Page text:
US scientists have devised a drug that can switch on a gene to burn body fat, offering hope of an exercise pill.
The aim of the pill is to prevent disease rather than build muscles
Mice given the drug burned off fat, even when they did not exercise, and were resistant to weight gain despite a high-fat diet.
The ultimate use would be to treat people at risk of obesity-related diseases like diabetes, rather than offer a "no-work six-pack" pill.
The Salk Institute team presented their work at Experimental Biology 2007.
The drug mimics normal fat and chemically triggers a gene switch called PPAR-delta.
Turning on this switch activates the same fat-burning process that occurs during exercise.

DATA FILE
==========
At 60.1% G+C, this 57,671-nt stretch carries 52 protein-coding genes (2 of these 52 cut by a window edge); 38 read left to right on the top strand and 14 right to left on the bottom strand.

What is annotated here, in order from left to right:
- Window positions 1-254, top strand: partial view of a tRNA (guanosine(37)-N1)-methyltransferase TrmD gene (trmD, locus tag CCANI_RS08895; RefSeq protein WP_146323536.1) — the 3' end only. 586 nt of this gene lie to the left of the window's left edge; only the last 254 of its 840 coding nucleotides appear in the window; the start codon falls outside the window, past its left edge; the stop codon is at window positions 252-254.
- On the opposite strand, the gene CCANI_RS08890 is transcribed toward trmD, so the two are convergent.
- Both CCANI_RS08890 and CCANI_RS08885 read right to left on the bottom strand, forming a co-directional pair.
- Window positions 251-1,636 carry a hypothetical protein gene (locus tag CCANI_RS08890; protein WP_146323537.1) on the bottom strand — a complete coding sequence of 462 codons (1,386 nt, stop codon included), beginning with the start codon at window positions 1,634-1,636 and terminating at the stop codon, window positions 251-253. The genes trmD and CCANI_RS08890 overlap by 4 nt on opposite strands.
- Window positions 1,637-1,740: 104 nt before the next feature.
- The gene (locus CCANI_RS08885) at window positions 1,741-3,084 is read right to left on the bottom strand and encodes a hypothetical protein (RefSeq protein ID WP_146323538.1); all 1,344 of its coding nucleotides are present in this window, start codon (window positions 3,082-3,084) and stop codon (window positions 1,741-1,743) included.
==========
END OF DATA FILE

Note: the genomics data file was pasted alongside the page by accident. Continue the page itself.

Lead researcher Dr Ronald Evans believes the same will occur in humans.
UK expert Dr Fredrik Karpe, from the Oxford Centre for Diabetes, Endocrinology and Metabolism, is hoping to test this in the near future.
Commenting on the work, he said: "There has never been a method to 'medically' switch on fat burning before.
"The finding that PPAR-delta co-ordinates this process, not only by switching on fat burning, but also to rebuild the muscle in a way making it more fit for fat burning, is of major interest, not least as a completely novel approach for the treatment of the metabolic derangements accompanying obesity."
But he cautioned; "Although this might become an 'exercise pill', it is unlikely to provide all the other benefits of real physical exercise."